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Neural Networks Should be Able to Read Objects in an Image - Issue #2

Jean de Dieu Nyandwi
Jean de Dieu Nyandwi
In our previous issue, we revisited the history of deep learning. It was important to first have a foundation before diving deep into the latest trends.
This week, we will talk about a recent paper titled Pix2seq: A Language Modeling Framework for Object Detection from Google AI scientists(the paper was published in ICLR 2022). On a high-level note, the paper reveals a simple and elegant way of performing object detection using a natural language approach. Keeping things simple, we will talk about the motivation behind the paper, the architecture, and the results on benchmark datasets.

Pix2seq Model
Pix2seq Model
The Motivation
Modern R-CNN object detectors typically have two-stage networks that compute the object locations and object information(object class and bounding box) respectively. Let’s take the example of Faster R-CNN. Its first stage is the Regional Proposal Network(RPN) which generates the regions containing objects and the second stage is Fast R-CNN which computes the object class labels and bounding boxes. That’s easy to say, but object detection is a very complicated task and so are the current detectors. Modern detectors are designed carefully and the choice of architectures and training techniques are very specific to the (detection) tasks. As the authors also noted, “the specialization and complexity of existing detection systems make them difficult to integrate into a larger system or generalize to a much broader array of tasks associated with general intelligence.”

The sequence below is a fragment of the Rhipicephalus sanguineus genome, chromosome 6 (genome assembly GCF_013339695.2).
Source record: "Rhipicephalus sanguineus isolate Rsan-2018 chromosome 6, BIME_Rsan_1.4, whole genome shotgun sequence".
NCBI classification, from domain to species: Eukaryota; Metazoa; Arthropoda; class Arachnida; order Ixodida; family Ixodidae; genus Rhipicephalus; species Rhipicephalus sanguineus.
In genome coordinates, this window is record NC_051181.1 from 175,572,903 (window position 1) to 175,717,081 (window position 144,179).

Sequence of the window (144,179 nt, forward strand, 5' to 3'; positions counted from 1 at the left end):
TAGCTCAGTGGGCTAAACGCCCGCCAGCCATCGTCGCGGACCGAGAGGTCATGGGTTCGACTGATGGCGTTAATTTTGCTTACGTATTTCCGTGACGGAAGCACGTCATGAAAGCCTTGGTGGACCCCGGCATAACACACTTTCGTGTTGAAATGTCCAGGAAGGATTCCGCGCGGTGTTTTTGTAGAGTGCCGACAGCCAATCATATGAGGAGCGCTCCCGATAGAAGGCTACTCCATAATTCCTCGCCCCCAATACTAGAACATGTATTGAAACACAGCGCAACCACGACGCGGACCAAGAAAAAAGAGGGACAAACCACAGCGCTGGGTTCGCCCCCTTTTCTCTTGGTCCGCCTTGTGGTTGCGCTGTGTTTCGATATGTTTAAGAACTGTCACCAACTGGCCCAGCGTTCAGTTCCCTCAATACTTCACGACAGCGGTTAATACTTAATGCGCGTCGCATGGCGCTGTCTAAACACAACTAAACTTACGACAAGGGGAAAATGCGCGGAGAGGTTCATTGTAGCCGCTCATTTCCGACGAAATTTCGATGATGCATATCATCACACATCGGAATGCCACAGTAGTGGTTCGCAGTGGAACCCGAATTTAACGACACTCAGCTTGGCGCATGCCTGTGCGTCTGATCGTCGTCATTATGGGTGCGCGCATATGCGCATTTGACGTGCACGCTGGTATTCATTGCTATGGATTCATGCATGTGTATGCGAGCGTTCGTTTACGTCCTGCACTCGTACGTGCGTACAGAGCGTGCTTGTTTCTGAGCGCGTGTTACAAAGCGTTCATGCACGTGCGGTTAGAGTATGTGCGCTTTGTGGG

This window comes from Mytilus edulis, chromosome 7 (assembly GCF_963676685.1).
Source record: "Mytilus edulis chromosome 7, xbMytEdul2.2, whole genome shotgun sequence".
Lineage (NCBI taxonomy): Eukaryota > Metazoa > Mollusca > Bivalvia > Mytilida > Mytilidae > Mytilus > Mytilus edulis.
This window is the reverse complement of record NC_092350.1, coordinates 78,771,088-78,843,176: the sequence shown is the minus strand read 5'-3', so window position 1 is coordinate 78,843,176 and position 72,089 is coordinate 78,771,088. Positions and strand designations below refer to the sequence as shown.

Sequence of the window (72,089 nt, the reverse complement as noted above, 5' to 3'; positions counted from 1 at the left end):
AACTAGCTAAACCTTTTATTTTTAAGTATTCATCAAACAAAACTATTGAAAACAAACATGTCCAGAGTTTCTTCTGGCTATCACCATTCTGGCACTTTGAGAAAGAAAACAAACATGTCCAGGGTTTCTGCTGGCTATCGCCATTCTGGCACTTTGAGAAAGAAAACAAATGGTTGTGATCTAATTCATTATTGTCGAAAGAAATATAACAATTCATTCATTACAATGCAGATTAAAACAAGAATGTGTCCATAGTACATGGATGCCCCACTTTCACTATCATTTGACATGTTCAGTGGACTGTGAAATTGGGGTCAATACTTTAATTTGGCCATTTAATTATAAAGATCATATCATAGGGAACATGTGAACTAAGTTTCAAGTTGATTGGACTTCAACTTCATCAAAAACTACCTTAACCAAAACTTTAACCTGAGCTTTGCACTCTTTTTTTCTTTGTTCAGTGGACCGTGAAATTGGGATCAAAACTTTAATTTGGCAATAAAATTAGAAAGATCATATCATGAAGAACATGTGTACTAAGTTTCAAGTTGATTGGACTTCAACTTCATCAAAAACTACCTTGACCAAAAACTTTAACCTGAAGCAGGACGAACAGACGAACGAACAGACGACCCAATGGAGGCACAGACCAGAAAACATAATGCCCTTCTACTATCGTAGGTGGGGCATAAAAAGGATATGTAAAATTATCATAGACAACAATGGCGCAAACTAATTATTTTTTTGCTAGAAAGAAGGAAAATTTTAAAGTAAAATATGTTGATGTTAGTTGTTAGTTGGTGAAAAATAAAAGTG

So, rather than detecting objects in an image using hard-engineered techniques that are selected prior to the task, is there a simple and straight way to detect objects in an image? Can we teach the neural network to read the objects as long as it knows where they are located? That is the main contribution of the paper. Object detection is viewed as a language model operating on input image pixels. Different from modern R-CNN detectors and other detectors(like DETR and single-stage detectors), the architecture and loss functions are pretty generic and as result, this new framework can be applied to other visual recognition tasks.